Cool Cats

By Sharon Mosley

April 24, 2014 6 min read

Some cats lie in the sun, blissed-out and peaceful, and others are more high-strung, jumpy or timid. If you've noticed that your cat has begun to misbehave or is suddenly not acting like himself or herself -- or if your cat has long been high-strung, unfriendly and difficult -- stress may be the cause.

Pam Johnson-Bennett, certified cat behavior consultant, author of "Think Like a Cat" and star of the Animal Planet and Nat Geo Wild television series "Psycho Kitty," says on her website, at http://www.catbehaviorassociates.com, that "cats don't all exhibit the same signs of stress." However, some of the most common signs your cat may be stressed out include:

--Loss of appetite.

--Excessive grooming (which can cause a cat to lose chunks of his or her fur).

--Elimination outside of the litter box.

--Hiding.

--Reduced interaction with family members and with other pets.

--Aggression.

--Spraying, or urine marking, around the house.

Yet before you attribute these behaviors to stress alone, it's important to get your veterinarian's input on these behaviors. "Don't assume that the cat's elimination problems or aggression toward a companion cat is due to stress until other health concerns have been looked into," says Johnson-Bennett. Loss of appetite, hair loss and other changes may be signs of a serious illness.

Once your veterinarian concludes that your cat's physical health is not at fault, it's wise to figure out the cause of your cat's stress to remedy her discomfort.

The Humane Society of America says, "Cats are very sensitive to change. Their senses are far more developed than ours, so even small differences in your home's sounds, smells and sights can be stressful." These might include:

--Repairs being done in the home.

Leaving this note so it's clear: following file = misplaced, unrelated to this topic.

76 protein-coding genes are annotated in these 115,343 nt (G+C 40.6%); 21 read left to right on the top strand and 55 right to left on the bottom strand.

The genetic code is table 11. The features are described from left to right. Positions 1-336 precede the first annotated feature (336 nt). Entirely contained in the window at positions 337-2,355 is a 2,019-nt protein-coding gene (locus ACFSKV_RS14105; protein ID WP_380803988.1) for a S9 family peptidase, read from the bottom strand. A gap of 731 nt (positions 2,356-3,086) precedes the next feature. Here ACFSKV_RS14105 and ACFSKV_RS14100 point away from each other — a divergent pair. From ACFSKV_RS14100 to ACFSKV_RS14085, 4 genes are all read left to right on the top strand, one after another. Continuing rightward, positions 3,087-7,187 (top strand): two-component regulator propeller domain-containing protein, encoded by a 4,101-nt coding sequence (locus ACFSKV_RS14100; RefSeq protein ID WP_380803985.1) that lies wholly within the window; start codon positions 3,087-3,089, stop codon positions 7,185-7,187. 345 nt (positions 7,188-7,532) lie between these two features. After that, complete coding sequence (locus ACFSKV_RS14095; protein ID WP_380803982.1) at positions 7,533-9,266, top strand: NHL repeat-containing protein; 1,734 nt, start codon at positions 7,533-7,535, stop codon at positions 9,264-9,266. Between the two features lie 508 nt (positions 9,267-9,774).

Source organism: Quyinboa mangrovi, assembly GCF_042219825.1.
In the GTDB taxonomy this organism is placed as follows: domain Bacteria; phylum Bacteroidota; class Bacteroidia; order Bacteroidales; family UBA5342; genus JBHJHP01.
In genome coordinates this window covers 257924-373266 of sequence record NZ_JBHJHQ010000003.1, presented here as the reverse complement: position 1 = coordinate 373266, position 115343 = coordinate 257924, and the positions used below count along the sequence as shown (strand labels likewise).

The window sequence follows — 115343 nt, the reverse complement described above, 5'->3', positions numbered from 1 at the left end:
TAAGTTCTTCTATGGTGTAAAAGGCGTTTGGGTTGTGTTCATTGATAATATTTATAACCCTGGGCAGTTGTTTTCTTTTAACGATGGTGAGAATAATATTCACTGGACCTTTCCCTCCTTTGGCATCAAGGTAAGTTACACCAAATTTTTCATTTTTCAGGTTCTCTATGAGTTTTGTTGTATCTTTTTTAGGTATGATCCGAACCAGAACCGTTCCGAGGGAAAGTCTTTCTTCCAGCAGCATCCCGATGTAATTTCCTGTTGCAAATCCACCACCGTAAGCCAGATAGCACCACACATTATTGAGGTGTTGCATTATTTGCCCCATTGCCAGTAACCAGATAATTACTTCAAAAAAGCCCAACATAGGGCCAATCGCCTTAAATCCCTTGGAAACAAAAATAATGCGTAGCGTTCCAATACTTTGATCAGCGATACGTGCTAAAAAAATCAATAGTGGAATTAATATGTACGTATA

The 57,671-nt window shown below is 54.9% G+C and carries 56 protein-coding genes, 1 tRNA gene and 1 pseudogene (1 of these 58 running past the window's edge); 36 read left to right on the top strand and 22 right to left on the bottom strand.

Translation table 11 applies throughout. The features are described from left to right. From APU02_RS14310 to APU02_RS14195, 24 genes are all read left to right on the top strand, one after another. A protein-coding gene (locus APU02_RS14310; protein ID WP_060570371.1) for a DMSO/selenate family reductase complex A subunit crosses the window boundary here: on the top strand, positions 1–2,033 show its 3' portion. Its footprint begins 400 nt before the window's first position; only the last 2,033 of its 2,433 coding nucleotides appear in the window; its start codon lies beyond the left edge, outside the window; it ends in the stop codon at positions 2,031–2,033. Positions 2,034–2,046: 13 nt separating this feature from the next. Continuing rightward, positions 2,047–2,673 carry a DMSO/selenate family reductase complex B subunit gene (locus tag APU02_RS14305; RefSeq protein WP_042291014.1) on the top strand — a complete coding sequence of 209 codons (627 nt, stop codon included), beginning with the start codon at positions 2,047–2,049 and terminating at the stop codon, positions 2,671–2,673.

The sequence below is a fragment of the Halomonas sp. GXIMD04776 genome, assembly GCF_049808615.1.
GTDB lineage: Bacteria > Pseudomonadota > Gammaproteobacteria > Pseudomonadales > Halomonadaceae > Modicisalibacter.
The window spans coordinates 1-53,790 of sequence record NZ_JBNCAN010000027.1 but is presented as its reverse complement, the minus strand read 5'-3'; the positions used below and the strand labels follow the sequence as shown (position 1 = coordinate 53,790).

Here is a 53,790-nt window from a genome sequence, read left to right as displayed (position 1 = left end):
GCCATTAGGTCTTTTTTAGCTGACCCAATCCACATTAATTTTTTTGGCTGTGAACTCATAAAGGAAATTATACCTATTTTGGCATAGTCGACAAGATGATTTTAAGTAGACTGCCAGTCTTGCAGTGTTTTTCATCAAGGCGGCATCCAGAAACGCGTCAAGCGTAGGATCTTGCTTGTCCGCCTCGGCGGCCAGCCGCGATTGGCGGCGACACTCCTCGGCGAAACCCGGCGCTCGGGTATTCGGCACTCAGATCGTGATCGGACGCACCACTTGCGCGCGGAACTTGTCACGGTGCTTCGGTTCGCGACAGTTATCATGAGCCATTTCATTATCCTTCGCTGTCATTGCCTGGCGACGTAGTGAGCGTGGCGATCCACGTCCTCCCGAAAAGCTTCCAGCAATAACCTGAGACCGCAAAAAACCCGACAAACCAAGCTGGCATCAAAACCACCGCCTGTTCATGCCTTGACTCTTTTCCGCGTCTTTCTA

--Loud music.

--Outside construction noises.

--The presence of houseguests.

--A change in food brand.

--A change in litter brand.

--New furniture.

--New smells in the house, such as aromatherapy candles, new laundry detergent or a new perfume.

Large life changes for humans, such as a new baby, an illness in the family, a divorce, or even a change in work schedule, also spell chaos for a cat experiencing a different vibe without understanding why.

Of course, bringing a new pet into the home is a major change for a cat that is used to ruling the roost. Likewise, the loss of a pet can deeply affect your cat's state of mind and behavior.

Sometimes it is something as simple as your cat preferring you to clean the litter box more often.

"Try to identify the cause of the stress," says Johnson-Bennett. "This isn't always an easy thing to do, but it can help if you remember the sensitivity level of a cat's senses. Your cat hears much better than you and her high-level hearing is especially sensitive. Imagine how ongoing loud music might affect her."

"When it comes to your cat's sense of touch, having a room carpeted or having the carpet removed and flooring put down could be disturbing not only from a noise and smell perspective but also from a textural point of view," Johnson-Bennett says.

To help soothe your cat, here are some tips:

--Make sure your cat has safe and quiet places to hide away and escape any noises or scents she doesn't like, as well as other pets or children.

--Teach children that when your cat is in her safe spot, she is not to be disturbed.

--Keep litter boxes clean and use a litter brand to which your cat responds well.

--Provide more vertical territory in your home. Johnson-Bennett says that cats naturally depend on elevated areas for security, so a cat tree is a welcome addition to your cat's environment.

--Keep changes in food brand or flavors to a minimum. If you must change food or treats, do it gradually so that your cat can adapt.

--Provide ways for your cat to stay entertained when you're not at home. Cat toys and cat entertainment DVDs can provide desired stimulation.

--Don't leave your cat home alone overnight. If you have to travel, have a friend or relative the cat is used to stay in the house while you're gone.

--Engage in playtime with your cat, since interaction can be soothing and inspire happiness. If your cat prefers not to play at this time, respect her wishes and try again later.

--If you have several cats, provide at least one litterbox per cat, and provide at least one food and water dish per cat.

--If a new baby or houseguests will be in your home, try to introduce them gradually, and instruct houseguests to let your cat adjust. Do not force interaction, which can lead to cat aggression.

The ASPCA says that even if you can't pinpoint your cat's stressors, or it they cannot be changed, you can reduce her stress with plenty of affection, interactive play, a safe environment and a reliable routine to make your cat feel more secure.

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